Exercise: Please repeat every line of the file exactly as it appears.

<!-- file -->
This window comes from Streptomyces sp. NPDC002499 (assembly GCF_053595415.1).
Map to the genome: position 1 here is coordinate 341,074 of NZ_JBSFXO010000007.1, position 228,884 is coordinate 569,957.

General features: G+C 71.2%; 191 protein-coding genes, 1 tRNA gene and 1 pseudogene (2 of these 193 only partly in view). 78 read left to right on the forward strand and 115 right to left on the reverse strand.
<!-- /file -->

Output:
This window comes from Streptomyces sp. NPDC002499 (assembly GCF_053595415.1).
Map to the genome: position 1 here is coordinate 341,074 of NZ_JBSFXO010000007.1, position 228,884 is coordinate 569,957.

General features: G+C 71.2%; 191 protein-coding genes, 1 tRNA gene and 1 pseudogene (2 of these 193 only partly in view). 78 read left to right on the forward strand and 115 right to left on the reverse strand.